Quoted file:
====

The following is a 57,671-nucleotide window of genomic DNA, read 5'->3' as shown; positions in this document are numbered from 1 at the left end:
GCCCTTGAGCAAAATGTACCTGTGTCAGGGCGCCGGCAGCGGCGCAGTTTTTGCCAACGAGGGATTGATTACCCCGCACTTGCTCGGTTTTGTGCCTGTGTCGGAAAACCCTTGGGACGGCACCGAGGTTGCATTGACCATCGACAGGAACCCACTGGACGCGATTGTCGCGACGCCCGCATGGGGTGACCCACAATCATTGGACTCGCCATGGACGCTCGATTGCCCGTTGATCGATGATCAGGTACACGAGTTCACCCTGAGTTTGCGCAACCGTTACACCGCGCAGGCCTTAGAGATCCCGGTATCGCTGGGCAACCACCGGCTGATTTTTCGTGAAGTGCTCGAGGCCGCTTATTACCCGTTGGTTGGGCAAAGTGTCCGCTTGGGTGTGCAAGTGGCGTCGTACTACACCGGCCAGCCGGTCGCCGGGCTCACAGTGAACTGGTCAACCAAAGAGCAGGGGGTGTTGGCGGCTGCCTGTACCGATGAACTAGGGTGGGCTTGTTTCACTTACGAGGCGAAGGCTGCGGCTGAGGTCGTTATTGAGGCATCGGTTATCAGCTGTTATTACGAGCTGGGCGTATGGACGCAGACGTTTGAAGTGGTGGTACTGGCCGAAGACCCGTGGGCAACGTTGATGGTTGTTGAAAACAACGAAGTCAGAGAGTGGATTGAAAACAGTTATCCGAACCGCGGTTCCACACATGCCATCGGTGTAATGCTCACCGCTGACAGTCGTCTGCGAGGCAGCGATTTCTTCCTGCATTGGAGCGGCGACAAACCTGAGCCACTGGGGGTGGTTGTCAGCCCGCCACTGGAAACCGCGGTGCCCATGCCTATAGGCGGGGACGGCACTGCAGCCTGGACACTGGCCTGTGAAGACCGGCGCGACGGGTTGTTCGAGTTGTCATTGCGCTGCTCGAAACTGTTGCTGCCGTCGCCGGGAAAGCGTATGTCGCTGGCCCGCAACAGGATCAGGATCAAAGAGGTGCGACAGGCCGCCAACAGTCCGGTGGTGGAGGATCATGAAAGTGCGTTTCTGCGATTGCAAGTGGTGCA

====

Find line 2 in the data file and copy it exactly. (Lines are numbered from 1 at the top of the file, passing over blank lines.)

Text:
GCCCTTGAGCAAAATGTACCTGTGTCAGGGCGCCGGCAGCGGCGCAGTTTTTGCCAACGAGGGATTGATTACCCCGCACTTGCTCGGTTTTGTGCCTGTGTCGGAAAACCCTTGGGACGGCACCGAGGTTGCATTGACCATCGACAGGAACCCACTGGACGCGATTGTCGCGACGCCCGCATGGGGTGACCCACAATCATTGGACTCGCCATGGACGCTCGATTGCCCGTTGATCGATGATCAGGTACACGAGTTCACCCTGAGTTTGCGCAACCGTTACACCGCGCAGGCCTTAGAGATCCCGGTATCGCTGGGCAACCACCGGCTGATTTTTCGTGAAGTGCTCGAGGCCGCTTATTACCCGTTGGTTGGGCAAAGTGTCCGCTTGGGTGTGCAAGTGGCGTCGTACTACACCGGCCAGCCGGTCGCCGGGCTCACAGTGAACTGGTCAACCAAAGAGCAGGGGGTGTTGGCGGCTGCCTGTACCGATGAACTAGGGTGGGCTTGTTTCACTTACGAGGCGAAGGCTGCGGCTGAGGTCGTTATTGAGGCATCGGTTATCAGCTGTTATTACGAGCTGGGCGTATGGACGCAGACGTTTGAAGTGGTGGTACTGGCCGAAGACCCGTGGGCAACGTTGATGGTTGTTGAAAACAACGAAGTCAGAGAGTGGATTGAAAACAGTTATCCGAACCGCGGTTCCACACATGCCATCGGTGTAATGCTCACCGCTGACAGTCGTCTGCGAGGCAGCGATTTCTTCCTGCATTGGAGCGGCGACAAACCTGAGCCACTGGGGGTGGTTGTCAGCCCGCCACTGGAAACCGCGGTGCCCATGCCTATAGGCGGGGACGGCACTGCAGCCTGGACACTGGCCTGTGAAGACCGGCGCGACGGGTTGTTCGAGTTGTCATTGCGCTGCTCGAAACTGTTGCTGCCGTCGCCGGGAAAGCGTATGTCGCTGGCCCGCAACAGGATCAGGATCAAAGAGGTGCGACAGGCCGCCAACAGTCCGGTGGTGGAGGATCATGAAAGTGCGTTTCTGCGATTGCAAGTGGTGCA